Vintage globes can be a fascinating collectible item. These globes are not just nice to look at, they actually reflect what the world was like at the point in time in history when they were made.
History of Globes
What may be surprising to some is how long globes have actually been around. It is unknown how or why the American myth about Christopher Columbus proving the Earth was round by sailing west from Europe to reach India was started. While it is true that Columbus thought he had landed in India when he reached the Americas (therefore, calling the natives Indians), it is not true that he was trying to prove to the rest of Europe that the Earth is a sphere. This concept had already been long believed by most educated people of Columbus's time. It is believed the spherical Earth concept goes as far back as 570 BC, when ancient Greek philosopher Pythagoras first hypothesized about this idea. The theory took hold in ancient Greece, where later philosophers and universal truth seekers such as Plato and Aristotle offered scientific proof, such as the Earth's shadow being round during a lunar eclipse.
The earliest globes date back as far as 1000 years ago. The earliest known globes were celestial globes, made for the purpose of tracking the stars and planets in the night sky . This was important for early nautical navigation.
The earliest known terrestrial globe that is still around today was made in 1492, in Nuremburg, Germany, by cartographer Martin Behaim. During this time, it was still believed that the earth was the center of the universe. However, thanks to astronomers such as Nicolaus Copernicus, Johannes Kepler, Galileo Galilei and scientists like Isaac Newton, it was finally understood that our world revolved around the sun and that a force called gravity affected the movement of all heavenly bodies.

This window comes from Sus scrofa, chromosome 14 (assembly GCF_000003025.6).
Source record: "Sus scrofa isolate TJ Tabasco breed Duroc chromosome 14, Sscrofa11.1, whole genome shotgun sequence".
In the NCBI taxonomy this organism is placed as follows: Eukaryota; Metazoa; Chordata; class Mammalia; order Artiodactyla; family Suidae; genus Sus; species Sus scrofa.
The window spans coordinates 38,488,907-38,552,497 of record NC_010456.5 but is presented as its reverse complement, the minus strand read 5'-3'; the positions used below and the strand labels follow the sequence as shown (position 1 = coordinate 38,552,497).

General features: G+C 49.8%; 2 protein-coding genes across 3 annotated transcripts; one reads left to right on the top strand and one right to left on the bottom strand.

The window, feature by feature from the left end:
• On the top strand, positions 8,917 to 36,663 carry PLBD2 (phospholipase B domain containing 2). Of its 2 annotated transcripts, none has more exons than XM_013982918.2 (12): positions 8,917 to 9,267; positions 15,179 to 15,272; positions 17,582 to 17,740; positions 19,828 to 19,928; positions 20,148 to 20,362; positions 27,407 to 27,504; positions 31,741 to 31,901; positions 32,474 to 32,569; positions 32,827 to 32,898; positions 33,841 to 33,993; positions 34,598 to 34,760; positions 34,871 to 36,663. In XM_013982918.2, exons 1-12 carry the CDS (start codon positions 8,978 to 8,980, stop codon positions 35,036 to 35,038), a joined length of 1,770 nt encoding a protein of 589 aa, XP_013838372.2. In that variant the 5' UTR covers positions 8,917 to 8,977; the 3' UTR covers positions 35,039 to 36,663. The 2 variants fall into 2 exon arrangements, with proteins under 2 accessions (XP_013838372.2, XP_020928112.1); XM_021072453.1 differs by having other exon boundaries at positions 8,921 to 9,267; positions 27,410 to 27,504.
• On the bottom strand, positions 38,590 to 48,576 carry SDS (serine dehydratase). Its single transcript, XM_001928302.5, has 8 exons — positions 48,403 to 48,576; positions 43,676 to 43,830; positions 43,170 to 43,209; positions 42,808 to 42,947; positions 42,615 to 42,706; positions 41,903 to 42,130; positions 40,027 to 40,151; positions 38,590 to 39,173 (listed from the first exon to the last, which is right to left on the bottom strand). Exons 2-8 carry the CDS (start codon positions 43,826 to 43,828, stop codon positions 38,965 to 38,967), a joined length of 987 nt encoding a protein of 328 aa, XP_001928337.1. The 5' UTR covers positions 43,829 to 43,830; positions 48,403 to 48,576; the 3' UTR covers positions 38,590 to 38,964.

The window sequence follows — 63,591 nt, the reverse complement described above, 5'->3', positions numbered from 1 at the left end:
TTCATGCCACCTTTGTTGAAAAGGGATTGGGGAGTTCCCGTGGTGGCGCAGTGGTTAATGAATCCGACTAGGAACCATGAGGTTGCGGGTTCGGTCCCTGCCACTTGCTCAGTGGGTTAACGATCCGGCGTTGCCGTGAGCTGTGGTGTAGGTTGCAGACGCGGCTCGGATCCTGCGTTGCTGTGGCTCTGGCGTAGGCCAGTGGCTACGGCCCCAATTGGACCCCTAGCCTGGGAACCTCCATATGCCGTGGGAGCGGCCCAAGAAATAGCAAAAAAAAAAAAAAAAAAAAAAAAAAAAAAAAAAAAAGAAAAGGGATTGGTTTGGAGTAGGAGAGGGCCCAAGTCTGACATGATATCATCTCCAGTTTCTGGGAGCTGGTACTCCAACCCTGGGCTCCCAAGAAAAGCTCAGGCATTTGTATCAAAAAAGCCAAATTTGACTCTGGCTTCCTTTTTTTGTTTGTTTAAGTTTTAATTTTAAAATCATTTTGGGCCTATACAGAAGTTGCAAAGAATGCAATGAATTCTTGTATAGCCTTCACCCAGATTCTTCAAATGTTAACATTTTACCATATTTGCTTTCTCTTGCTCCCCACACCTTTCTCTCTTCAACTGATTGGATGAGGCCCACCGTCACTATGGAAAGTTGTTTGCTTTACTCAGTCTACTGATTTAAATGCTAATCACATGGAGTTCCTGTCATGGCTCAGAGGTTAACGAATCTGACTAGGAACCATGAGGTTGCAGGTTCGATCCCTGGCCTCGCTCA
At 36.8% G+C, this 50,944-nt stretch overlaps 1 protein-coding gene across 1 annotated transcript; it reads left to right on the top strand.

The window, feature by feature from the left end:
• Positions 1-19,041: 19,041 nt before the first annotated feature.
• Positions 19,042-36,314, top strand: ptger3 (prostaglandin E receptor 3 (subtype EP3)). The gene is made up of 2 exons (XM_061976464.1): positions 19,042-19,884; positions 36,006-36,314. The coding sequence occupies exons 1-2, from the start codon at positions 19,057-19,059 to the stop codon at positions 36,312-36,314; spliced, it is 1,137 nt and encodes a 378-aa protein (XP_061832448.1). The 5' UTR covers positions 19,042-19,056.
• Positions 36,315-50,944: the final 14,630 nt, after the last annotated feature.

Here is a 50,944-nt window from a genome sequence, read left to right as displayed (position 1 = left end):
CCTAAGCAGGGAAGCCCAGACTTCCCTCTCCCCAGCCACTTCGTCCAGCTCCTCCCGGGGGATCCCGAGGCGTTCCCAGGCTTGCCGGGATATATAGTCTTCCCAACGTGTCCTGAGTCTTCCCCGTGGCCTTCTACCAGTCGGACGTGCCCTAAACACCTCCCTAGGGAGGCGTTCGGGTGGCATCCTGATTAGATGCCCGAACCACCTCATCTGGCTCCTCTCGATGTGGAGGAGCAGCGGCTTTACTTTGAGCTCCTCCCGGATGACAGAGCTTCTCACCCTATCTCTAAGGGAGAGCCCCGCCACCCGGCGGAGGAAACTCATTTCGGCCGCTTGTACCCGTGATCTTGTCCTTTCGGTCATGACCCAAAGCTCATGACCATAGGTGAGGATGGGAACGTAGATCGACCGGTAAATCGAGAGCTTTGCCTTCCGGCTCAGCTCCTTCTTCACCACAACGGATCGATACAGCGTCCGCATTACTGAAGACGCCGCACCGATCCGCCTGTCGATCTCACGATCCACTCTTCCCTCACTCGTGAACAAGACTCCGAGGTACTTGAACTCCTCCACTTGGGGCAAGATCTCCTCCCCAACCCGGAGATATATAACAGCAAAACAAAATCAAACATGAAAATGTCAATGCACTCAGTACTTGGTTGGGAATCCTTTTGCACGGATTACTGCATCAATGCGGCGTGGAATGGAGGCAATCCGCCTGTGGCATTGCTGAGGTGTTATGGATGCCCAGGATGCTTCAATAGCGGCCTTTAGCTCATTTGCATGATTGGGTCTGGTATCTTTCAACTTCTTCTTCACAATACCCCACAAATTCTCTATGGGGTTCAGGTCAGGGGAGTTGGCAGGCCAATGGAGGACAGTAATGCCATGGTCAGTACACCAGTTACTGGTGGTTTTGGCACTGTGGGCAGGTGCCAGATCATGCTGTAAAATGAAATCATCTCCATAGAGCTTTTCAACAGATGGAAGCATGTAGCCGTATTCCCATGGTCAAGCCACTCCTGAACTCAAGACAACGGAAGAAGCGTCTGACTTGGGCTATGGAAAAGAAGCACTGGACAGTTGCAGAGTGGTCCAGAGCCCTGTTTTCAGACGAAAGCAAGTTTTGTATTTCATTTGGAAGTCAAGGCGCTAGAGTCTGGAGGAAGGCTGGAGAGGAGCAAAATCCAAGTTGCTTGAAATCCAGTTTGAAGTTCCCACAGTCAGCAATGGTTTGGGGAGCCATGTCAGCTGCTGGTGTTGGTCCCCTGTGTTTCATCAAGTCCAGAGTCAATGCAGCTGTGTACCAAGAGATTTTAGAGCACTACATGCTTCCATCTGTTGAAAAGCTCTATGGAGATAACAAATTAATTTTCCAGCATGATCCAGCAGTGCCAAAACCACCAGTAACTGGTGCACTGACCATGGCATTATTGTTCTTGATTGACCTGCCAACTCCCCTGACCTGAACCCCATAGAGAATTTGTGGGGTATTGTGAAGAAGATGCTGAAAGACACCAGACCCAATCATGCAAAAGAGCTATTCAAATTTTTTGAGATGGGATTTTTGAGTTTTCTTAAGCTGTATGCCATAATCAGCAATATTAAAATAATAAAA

One of the biggest influences on terrestrial globes was Flemish mapmaker Gerardus Mercator. Mercator developed a type of map called a Mercator projection, which uses the lines of longitude and latitude to simplify map reading and help make navigating the globe easier.
Evolution of Globes
The early European globe makers were educated cartographers and teachers, often hired by prestigious lordships, emperors, kings or queens. Antique and vintage globes were painstakingly hand made with great attention to detail and were primarily made for the wealthy and powerful. Globes became a status symbol for upper class households and people of importance.
During the 16th century, southern Germany became the center for globe manufacturing. By the 17th century, globe making had spread to countries like Holland, France and Italy. England followed close behind and in 1810, James Wilson of Chicago became the first American to produce globes.
It was during the latter half of the 1800's when globes finally started to become available to the middle class. By this time, Chicago had become the U.S. leader in globe manufacturing. It became a fashionable trend for men to carry a small pocket globe, similar to carrying a pocket watch.
With new technology in the manufacturing process, globes could now be mass produced. These three dimensional maps of the Earth now became commonplace as educational tools in schools, as fashionable decor for middle-class homes and miniature globes even became toys for kids.
How to Date a Globe
Because globes were advertised as up-to-date, they were never stamped with a date. The way collectors date vintage globes is by the geographical and political names and borders that it displays. Here are some examples of historical events that would help date the globes made before or after each event:
- 1867- Russian territory becomes Alaska
- 1873- Yellowstone becomes a national park
- 1899- Philippines and Puerto Rico (U.S.)
- 1914 - 1924 (only) Saint Petersburg in Russia named "Petrograd"
- 1919- Treaty of Versailles in Europe. Polish Corridor, Balkan States, Czechoslovakia formed
- 1924 - 1991 Saint Petersburg in Russia called Leningrad
- 1976- North and South Vietnam unify to become Vietnam
- 1960- French Equatorial Africa (part), Oubangi, Chari dissolves and becomes Central African Republic
Countries in the middle east and in the African continent experience a lot of turmoil and change, making the current events that happen there a good source for globe dating.
Where to Find Vintage Globes.
The easiest and quickest way to find vintage globes is to look online. The best online resources include:
Check your local community for estate sales and yard sales where you might come across vintage globes as well. If you are interested in the value you may be able to find low cost or free appraisals online.